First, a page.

In one project I had a sensor that had an LED and a photoresistor. During the testing, we put the device inside the test jig, which was a dark box, and measured the value of the photoresistor with the LED on and off. This way we verified that both components were working. While we could have put an LED and photoresistor on our test jig to verify the two components independently, this was an easy solution that reduced the hardware requirements and narrowed down any potential problems to one of two components that were both easy to debug if the test failed. This same box also played tones of various volumes to test and calibrate the microphone, checked the temperature and humidity sensor over I2C for reasonable values, connected to a ZigBee network, and did all this while talking to the tester over USB, effectively verifying every component of the hardware, and storing all the calibration values to a database, again tied to the MAC address of the device.
Boundary Scan Inspection, JTAG
Some of your fancier chips will have fancier capabilities for testing. BGA devices can be very difficult to test successfully. Boundary Scan Inspection is one of the ways to test these small chips through a single JTAG interface. It allows you to run tests which control at a much lower level the values of each pin. Only chips that are compatible with JTAG (IEEE 1149.1 compliant device) can be part of a boundary scan, because these chips have special pins which, when connected to JTAG override the core logic and expose their pins to the JTAG tests. By measuring the value on the other end of the trace, the Boundary Scan Inspection allows measurement of whether there are shorts, opens, testing some board components that aren’t 1149.1 compliant, and even verifying the existence of passives connected to the pins. If you are doing high megahertz processors, FPGAs, or expensive chips, or your board already uses JTAG for programming, then this method of testing might be for you.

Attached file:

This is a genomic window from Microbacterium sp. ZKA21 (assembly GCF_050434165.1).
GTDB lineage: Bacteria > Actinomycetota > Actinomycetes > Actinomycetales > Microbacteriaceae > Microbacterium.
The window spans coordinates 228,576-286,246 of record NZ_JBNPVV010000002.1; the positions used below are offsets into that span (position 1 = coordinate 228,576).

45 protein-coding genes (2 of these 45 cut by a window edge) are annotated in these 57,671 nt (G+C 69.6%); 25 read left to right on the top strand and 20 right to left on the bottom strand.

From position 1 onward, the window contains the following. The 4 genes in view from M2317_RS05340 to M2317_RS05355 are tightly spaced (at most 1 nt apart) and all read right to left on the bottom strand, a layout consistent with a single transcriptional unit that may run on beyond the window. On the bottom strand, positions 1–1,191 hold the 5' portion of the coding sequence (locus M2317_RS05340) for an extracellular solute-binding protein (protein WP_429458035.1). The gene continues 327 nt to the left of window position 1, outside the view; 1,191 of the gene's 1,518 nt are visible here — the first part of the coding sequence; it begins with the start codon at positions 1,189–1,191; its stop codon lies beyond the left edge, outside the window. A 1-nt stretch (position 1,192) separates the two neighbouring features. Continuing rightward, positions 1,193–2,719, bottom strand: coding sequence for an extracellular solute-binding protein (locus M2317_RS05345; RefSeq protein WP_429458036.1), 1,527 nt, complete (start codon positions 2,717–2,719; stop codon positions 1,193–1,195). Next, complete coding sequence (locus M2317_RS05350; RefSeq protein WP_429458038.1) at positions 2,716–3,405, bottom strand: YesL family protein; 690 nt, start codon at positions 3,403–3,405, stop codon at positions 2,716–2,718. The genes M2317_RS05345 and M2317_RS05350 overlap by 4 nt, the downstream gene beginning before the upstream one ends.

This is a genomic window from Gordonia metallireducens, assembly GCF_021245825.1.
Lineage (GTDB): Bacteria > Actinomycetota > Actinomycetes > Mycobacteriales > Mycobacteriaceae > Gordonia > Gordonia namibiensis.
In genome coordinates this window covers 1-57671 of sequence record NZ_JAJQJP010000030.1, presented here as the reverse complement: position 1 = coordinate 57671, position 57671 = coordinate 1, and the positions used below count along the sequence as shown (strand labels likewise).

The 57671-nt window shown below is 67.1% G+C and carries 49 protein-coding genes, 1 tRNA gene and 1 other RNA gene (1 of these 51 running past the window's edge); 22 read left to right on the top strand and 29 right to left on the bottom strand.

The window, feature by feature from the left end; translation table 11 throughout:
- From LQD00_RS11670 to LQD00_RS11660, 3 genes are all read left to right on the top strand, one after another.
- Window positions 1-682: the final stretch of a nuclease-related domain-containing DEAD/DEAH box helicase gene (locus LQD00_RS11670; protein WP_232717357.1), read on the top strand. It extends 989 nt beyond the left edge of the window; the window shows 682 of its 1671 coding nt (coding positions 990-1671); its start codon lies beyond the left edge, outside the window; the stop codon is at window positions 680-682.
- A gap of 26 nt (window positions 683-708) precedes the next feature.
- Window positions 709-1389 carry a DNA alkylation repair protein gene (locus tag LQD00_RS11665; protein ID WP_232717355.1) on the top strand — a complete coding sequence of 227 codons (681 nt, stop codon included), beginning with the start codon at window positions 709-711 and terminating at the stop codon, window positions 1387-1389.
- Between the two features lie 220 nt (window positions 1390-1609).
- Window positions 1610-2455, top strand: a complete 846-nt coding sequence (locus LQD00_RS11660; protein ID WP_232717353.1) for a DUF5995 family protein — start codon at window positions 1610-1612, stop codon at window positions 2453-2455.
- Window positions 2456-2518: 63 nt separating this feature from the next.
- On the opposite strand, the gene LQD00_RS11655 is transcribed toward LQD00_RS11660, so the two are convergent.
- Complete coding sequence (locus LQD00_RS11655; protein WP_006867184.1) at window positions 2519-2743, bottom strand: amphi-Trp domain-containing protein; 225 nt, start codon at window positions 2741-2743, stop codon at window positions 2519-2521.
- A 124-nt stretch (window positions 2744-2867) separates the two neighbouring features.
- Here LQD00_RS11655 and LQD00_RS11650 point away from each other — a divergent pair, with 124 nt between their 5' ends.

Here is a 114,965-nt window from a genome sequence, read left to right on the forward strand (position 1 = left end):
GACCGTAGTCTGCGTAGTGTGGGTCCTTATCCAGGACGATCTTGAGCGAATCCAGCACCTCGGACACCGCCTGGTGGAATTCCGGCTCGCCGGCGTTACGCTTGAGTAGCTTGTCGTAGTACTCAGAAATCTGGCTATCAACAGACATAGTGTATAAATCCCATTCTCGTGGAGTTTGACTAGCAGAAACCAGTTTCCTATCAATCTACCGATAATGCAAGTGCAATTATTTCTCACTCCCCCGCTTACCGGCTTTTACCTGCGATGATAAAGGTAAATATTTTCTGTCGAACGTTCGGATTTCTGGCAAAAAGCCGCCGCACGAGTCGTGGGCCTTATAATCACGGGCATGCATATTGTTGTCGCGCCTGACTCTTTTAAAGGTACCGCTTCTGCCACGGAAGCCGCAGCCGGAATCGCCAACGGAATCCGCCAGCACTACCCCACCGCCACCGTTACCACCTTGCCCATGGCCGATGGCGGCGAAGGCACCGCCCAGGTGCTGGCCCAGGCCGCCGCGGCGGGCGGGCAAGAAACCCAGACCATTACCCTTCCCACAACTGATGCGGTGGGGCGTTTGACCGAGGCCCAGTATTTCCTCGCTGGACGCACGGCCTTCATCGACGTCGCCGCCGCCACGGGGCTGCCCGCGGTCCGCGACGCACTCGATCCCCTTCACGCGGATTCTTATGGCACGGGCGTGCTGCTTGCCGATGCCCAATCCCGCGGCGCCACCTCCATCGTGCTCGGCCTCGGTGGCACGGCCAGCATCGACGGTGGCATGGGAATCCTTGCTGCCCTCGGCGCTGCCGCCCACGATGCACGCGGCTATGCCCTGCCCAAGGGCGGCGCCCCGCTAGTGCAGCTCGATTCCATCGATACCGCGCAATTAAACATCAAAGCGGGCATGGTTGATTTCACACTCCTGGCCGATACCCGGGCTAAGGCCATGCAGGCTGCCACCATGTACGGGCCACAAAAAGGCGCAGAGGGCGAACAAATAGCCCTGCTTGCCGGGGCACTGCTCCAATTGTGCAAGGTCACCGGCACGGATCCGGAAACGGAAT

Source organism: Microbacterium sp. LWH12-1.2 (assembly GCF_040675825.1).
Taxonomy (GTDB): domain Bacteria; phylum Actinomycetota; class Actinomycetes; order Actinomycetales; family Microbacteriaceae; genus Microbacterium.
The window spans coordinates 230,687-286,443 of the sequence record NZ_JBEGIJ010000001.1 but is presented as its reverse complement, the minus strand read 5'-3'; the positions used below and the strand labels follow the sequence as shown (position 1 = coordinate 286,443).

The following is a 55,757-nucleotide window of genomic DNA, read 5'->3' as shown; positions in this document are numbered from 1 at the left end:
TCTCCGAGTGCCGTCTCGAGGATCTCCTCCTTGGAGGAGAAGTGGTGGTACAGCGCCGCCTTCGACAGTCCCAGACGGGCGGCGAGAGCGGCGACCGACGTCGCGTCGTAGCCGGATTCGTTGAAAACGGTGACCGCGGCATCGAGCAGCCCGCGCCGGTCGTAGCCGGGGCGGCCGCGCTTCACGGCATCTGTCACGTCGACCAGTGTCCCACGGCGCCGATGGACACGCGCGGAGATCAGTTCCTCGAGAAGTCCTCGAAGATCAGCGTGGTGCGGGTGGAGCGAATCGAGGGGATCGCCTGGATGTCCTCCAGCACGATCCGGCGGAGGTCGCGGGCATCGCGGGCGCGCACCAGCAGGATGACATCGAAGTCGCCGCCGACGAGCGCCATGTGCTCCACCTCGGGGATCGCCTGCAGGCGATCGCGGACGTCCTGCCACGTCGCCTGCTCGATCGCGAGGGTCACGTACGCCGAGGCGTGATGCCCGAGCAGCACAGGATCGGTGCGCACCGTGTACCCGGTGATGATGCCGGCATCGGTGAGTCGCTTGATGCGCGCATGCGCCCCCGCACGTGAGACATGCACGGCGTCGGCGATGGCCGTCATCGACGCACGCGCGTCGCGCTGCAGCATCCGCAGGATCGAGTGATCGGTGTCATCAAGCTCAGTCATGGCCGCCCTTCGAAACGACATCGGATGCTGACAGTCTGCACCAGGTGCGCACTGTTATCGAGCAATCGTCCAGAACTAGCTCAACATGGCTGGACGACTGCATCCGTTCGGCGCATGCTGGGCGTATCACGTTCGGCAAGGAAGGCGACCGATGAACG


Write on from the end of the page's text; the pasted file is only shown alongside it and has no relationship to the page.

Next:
We won’t cover X-Ray, AOI, or flying probe testing right now. These are all completely normal testing types for this stage of the process, but we already talked about them in the previous Tools of the Trade article on inspection. Manufacturers will handle the various testing methods at different points in the process based on the complexity of the board and specifications of the client.
Tips to make testing/programming easier
- Know how you are going to program the device and expose the connections you need so it’s easy to do. This could be a board edge connector, .1″ header, or bare pads for pogo pins, but plan for it during board layout.
- Have a plan for testing each component of the circuit.
- Collect data during the testing phase. You may need this down the line.
- Put your test points on one side of the board. Doing both sides is really difficult for a jig.
If you are interested in the other Tools of the Trade articles in the series, we have: